The effectiveness of the RF leg was shown during the first flight demonstration Baur performed in December, which featured cross and tail winds ranging from 20-30 knots. Even in those conditions, the helicopter was able to perform with a cross track error of just 0.00-0.01, or 60.7612 feet.
The procedure was created featuring RNP 0.3 and radius-to-fix segment coding as a demonstration procedure designed for use by the Maryland State Police.
Baur’s experience flying commercial airliners showed him that through experience the use of RF legs in en route airspace has little-to-no benefit for fixed wing operations. However, at lower altitudes, where helicopters need to fly within defined paths and avoid encroaching on nearby airspace when approaching heliports with terrain and environment obstacles, it can help the helicopter fly the approach more efficiently, especially in IFR conditions.
He sees the use of RF legs in PBN procedures holding massive benefits for reducing fuel and the number of track miles flown, as well as decreasing communication between pilots and controllers attempting to complete point in space helicopter landings.
This type of advanced use of RNP though remains limited within global commercial and civilian helicopter operations, the bulk of which exist in North America and Europe. However, there are efforts to continue its expansion, which can only occur with the type of collaborative effort it took to create the new procedures.
“In these cases, Hughes Aerospace develops a custom procedure, such as the one landing on the helipad at Garrett County Memorial Hospital, and provides this electronically to Garmin,” Bill Stone, senior manager of business development for Garmin’s aviation division said, describing the process of getting the new procedure into the Hughes R44 for flight testing and procedural validation with the FAA.
“Garmin then codes this procedure into a format which can be utilized by the FMS in the GTN 650/750. And finally we provide Hughes with an experimental custom database containing this procedure,” he said.
Garmin first added the use of radius to fix legs as one of the leg types used by the GTN through a 2016 software update. The approach procedures developed by Hughes are the first to take advantage of that update.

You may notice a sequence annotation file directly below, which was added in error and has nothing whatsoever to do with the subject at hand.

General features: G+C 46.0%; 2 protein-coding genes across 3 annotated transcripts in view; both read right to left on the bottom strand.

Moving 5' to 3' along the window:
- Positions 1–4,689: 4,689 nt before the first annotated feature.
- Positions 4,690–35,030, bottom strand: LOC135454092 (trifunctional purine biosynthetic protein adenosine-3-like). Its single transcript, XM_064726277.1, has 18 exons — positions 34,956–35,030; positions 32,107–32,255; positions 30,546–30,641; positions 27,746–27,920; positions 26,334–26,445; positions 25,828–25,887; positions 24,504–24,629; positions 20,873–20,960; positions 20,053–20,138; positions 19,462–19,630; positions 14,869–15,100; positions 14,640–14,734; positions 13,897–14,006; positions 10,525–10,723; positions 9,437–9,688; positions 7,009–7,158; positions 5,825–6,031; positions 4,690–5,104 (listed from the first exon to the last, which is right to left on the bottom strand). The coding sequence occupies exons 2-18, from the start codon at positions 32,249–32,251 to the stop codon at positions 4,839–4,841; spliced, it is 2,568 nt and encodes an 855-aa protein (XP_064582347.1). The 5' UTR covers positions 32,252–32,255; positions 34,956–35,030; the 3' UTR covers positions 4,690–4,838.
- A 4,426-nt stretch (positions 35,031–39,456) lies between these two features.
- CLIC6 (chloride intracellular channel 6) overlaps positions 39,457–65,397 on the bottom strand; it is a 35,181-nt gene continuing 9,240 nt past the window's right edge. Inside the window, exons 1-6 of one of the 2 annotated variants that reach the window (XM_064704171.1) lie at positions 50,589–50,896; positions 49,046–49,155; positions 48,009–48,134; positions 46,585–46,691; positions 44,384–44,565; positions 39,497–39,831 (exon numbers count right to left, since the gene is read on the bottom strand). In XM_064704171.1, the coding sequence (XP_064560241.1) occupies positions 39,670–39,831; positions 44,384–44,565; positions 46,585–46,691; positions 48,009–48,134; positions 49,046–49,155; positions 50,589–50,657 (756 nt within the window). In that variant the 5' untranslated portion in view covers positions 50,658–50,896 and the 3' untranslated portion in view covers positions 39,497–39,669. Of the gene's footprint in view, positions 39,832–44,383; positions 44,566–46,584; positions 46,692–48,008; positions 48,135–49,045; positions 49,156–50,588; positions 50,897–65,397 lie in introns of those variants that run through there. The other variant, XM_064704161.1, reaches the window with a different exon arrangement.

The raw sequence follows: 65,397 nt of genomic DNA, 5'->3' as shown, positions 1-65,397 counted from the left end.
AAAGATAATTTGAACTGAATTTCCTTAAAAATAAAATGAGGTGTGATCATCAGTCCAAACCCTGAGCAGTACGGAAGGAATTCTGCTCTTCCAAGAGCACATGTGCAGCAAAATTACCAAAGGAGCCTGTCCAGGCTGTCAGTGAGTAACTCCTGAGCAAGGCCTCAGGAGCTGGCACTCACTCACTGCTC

The GTN’s ability to autonomously control the collective is a standard capability on the GTN, according to Stone.
“This is a natural capability for our FMS’s such as the one in the GTN 650/750. The GTN has the ability to navigate complex flight plans and all ARINC 424 leg types for all phases of flight including departures, arrivals and approach procedures including the missed approach. Provided the aircraft is equipped with a compatible autopilot, the GTN can provide positive course guidance throughout the entire flight plan,” he said.
Another company that was key to assisting Hughes in getting the new procedure developed and ready for flight testing verification is AeroNavData. The Illinois-based provider of navigation data coding is one of only four companies in the world with a type 1 letter of authorization to provide navigation data IFR procedures in fixed and rotary wing aircraft.
Their main role in the project was to take the raw aeronautical data provided by Baur and the Hughes design team – sourced from the actual flying and airspace waypoint creation of the new approaches – and provide verification and validation. They then sent a file to Garmin containing that source data for the new procedure, which was then converted into a binary machine readable format for the GTN flight management computer.